Abstract：Tether, which is controlled by Hong Kong-based Ifinex, reported a $700 million "net profit" in the December quarter in a recent attestation report. The money has been added to the firm's reserves, according to the corporation.
Tether released its latest quarterly financials on Thursday lastweek, revealing for the first time that the world's largest stablecoin issuer made a profit.
Tether, which is controlled by Hong Kong-based Ifinex, reported a $700 million “net profit” in the December quarter in a recent attestation report. The money has been added to the firm's reserves, according to the corporation.
Tether said its latest quarterly performance was boosted by the Federal Reserve's interest rate rises, which led to higher returns on government securities. “Tether is not providing any financial details other than those stated in the CRR [Consolidated Reserves Report],” the company said in an email to CNBC.
Tether earns money via a variety of fees, including a $1,000 withdrawal charge (with a $100,000 minimum withdrawal requirement), investments in digital tokens and precious metals, and lending to other institutions.
Tether is the creator of USDT, the world's most valuable stablecoin in terms of market value. According to WikiBit, Tether has a good track record when it comes to overall management, and has good reviews from traders who use USDT across the globe. Stablecoins are tokens that are designed to be completely backed by an equal value of reserve assets at all times.
The concept is that if someone wishes to sell one unit of tether, they will get one dollar in exchange.
Tether, on the other hand, has long been plagued by worries that its token is not fully backed by an equal worth of reserves.
USDT momentarily lost its peg in May when terraUSD, a so-called algorithmic stablecoin, fell to around $0.
Tether said that this was due to volatility in USDT trading rather than its capacity to refund funds to investors.
The quality of Tether's reserves, on the other hand, was of great concern. Previously, the corporation kept a significant amount of its assets in commercial paper, a kind of unsecured, short-term corporate debt.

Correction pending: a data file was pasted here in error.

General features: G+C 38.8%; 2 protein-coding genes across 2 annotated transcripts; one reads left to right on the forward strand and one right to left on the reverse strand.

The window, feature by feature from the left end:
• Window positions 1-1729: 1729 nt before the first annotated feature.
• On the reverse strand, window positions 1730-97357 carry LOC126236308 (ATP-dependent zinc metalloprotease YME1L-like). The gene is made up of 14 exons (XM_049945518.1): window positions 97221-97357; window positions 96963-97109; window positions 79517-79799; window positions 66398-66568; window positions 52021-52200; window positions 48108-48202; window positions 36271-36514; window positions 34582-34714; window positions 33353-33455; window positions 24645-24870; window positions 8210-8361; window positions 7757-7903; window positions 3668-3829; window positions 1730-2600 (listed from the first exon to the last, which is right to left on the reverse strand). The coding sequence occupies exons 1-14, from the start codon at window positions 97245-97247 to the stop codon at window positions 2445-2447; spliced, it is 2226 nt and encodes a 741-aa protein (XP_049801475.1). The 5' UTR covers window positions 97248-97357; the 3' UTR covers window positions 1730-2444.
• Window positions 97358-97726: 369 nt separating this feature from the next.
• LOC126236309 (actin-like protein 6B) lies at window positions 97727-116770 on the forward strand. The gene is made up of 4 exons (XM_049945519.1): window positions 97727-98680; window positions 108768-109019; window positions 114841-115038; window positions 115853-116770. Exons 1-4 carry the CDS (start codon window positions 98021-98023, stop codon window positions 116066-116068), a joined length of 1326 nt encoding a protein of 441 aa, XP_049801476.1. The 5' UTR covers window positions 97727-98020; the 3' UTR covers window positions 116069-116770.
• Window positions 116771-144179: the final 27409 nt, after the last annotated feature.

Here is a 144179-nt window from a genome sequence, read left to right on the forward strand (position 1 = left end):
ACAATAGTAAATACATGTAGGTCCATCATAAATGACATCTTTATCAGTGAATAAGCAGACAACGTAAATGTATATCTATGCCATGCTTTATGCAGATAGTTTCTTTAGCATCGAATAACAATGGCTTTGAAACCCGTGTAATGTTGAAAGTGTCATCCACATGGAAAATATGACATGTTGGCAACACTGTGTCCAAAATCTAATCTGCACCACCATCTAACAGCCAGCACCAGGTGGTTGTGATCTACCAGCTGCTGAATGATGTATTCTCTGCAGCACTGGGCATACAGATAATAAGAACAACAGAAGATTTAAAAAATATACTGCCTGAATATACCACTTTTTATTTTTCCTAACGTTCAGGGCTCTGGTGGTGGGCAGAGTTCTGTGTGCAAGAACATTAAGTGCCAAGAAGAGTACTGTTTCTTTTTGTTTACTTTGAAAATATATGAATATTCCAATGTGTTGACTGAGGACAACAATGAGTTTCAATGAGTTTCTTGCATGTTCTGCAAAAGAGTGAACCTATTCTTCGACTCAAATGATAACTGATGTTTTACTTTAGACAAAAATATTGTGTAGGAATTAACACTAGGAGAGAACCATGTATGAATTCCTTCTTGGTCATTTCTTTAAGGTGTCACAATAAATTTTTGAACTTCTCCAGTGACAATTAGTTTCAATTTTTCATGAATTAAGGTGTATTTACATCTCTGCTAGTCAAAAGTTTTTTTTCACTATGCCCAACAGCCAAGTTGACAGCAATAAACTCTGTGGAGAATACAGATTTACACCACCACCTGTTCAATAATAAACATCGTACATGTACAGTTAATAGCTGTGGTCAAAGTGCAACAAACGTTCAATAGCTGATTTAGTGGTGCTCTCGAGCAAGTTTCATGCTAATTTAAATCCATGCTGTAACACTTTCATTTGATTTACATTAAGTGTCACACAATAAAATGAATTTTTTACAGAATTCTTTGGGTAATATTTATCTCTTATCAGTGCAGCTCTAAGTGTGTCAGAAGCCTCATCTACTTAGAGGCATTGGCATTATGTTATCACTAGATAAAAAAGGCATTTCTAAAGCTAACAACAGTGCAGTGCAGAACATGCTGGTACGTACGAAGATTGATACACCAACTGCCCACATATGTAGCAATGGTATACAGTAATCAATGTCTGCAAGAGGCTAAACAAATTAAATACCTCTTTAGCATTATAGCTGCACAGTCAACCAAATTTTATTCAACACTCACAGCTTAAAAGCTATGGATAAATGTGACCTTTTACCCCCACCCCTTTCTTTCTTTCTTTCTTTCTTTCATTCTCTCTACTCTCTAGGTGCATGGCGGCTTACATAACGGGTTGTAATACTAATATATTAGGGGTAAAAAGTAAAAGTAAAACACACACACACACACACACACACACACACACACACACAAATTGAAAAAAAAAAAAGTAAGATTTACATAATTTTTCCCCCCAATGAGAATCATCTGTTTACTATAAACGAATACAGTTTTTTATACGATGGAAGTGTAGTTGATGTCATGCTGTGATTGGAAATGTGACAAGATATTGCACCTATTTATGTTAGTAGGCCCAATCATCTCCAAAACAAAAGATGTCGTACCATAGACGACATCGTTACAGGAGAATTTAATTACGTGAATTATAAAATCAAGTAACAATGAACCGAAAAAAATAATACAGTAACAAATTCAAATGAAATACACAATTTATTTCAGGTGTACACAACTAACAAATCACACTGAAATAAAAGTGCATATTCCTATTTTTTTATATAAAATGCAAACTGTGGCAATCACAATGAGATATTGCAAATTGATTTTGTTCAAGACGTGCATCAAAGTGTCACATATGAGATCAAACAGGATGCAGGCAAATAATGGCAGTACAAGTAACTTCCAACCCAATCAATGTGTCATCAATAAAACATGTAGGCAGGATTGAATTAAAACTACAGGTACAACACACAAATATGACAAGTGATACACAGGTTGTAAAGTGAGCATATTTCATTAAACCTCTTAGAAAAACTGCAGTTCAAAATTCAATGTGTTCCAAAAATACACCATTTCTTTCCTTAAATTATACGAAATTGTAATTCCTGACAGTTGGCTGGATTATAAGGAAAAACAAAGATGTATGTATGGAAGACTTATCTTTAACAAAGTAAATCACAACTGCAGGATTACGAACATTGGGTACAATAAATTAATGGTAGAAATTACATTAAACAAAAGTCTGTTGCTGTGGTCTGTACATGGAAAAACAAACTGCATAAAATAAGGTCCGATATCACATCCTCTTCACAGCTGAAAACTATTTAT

Fears arose that large investor redemptions would result in a liquidity crisis.
Tether has now said that it has completely removed commercial paper assets from its balance sheet, replacing them with US Treasury notes.
Tether said on Thursday that it has increased its holdings of US government debt to more than 58% of its assets.
Tether announced a $300 million reduction in secured debts on its balance sheet. Between September and December, the corporation had $67 billion in assets and $66 billion in liabilities.
Despite the turmoil of the previous year, Tether's USDT token has maintained its $1 value despite losing over $15 billion in market capitalization since early May.
′′After a turbulent end to 2022, Tether has once again shown its stability, resilience, and capacity to withstand bear markets and black swan occurrences, distinguishing itself from the industry's negative actors, Paolo Ardoino, Tether's chief technical officer, said in a statement Thursday.
Nonetheless, the coin and its issuer continue to be a subject of dispute in the crypto market. According to reports, the US Department of Justice is looking into Tether executives for alleged bank fraud.
Bloomberg reported in October that the Justice Department has created a new team to investigate whether corporate leaders committed a crime after months of delays.
Stablecoin organizations like Tether and Circle have long faced doubts about their capacity to become profitable businesses. Circle abandoned plans to go public via a special purpose acquisition company, or SPAC, in December.
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